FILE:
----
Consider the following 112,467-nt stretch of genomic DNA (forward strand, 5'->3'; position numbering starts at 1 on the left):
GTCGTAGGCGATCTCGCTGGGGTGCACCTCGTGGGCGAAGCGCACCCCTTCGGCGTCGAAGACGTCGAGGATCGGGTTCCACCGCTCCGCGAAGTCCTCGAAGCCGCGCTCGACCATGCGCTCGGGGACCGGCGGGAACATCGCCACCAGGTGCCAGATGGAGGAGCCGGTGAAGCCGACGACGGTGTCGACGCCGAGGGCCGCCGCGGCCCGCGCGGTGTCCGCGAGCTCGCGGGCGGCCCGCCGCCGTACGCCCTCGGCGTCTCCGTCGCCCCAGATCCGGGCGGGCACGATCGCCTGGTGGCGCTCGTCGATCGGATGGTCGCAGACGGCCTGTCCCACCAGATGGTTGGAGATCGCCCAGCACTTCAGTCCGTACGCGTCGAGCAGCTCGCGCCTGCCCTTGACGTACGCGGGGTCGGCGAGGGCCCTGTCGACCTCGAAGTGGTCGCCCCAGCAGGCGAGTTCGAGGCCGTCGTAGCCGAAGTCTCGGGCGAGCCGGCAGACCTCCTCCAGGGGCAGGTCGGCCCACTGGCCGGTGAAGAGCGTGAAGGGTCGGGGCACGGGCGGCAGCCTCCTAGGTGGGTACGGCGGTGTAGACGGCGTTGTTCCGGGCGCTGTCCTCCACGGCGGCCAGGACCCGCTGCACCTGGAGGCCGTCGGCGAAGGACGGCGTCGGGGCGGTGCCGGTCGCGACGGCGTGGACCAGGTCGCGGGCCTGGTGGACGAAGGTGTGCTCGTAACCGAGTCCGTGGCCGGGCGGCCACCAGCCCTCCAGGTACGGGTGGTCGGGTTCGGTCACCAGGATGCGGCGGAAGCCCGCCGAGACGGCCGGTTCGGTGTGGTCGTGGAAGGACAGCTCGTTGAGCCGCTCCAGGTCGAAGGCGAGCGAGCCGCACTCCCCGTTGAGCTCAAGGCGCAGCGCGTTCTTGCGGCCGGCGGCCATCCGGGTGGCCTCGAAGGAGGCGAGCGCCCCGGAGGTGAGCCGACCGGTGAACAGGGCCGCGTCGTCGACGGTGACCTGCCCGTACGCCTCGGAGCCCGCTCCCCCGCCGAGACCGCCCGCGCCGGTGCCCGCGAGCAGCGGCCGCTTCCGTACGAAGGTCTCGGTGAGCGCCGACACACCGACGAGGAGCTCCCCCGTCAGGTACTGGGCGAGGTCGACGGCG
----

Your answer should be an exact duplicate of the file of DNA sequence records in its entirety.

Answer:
Consider the following 112,467-nt stretch of genomic DNA (forward strand, 5'->3'; position numbering starts at 1 on the left):
GTCGTAGGCGATCTCGCTGGGGTGCACCTCGTGGGCGAAGCGCACCCCTTCGGCGTCGAAGACGTCGAGGATCGGGTTCCACCGCTCCGCGAAGTCCTCGAAGCCGCGCTCGACCATGCGCTCGGGGACCGGCGGGAACATCGCCACCAGGTGCCAGATGGAGGAGCCGGTGAAGCCGACGACGGTGTCGACGCCGAGGGCCGCCGCGGCCCGCGCGGTGTCCGCGAGCTCGCGGGCGGCCCGCCGCCGTACGCCCTCGGCGTCTCCGTCGCCCCAGATCCGGGCGGGCACGATCGCCTGGTGGCGCTCGTCGATCGGATGGTCGCAGACGGCCTGTCCCACCAGATGGTTGGAGATCGCCCAGCACTTCAGTCCGTACGCGTCGAGCAGCTCGCGCCTGCCCTTGACGTACGCGGGGTCGGCGAGGGCCCTGTCGACCTCGAAGTGGTCGCCCCAGCAGGCGAGTTCGAGGCCGTCGTAGCCGAAGTCTCGGGCGAGCCGGCAGACCTCCTCCAGGGGCAGGTCGGCCCACTGGCCGGTGAAGAGCGTGAAGGGTCGGGGCACGGGCGGCAGCCTCCTAGGTGGGTACGGCGGTGTAGACGGCGTTGTTCCGGGCGCTGTCCTCCACGGCGGCCAGGACCCGCTGCACCTGGAGGCCGTCGGCGAAGGACGGCGTCGGGGCGGTGCCGGTCGCGACGGCGTGGACCAGGTCGCGGGCCTGGTGGACGAAGGTGTGCTCGTAACCGAGTCCGTGGCCGGGCGGCCACCAGCCCTCCAGGTACGGGTGGTCGGGTTCGGTCACCAGGATGCGGCGGAAGCCCGCCGAGACGGCCGGTTCGGTGTGGTCGTGGAAGGACAGCTCGTTGAGCCGCTCCAGGTCGAAGGCGAGCGAGCCGCACTCCCCGTTGAGCTCAAGGCGCAGCGCGTTCTTGCGGCCGGCGGCCATCCGGGTGGCCTCGAAGGAGGCGAGCGCCCCGGAGGTGAGCCGACCGGTGAACAGGGCCGCGTCGTCGACGGTGACCTGCCCGTACGCCTCGGAGCCCGCTCCCCCGCCGAGACCGCCCGCGCCGGTGCCCGCGAGCAGCGGCCGCTTCCGTACGAAGGTCTCGGTGAGCGCCGACACACCGACGAGGAGCTCCCCCGTCAGGTACTGGGCGAGGTCGACGGCG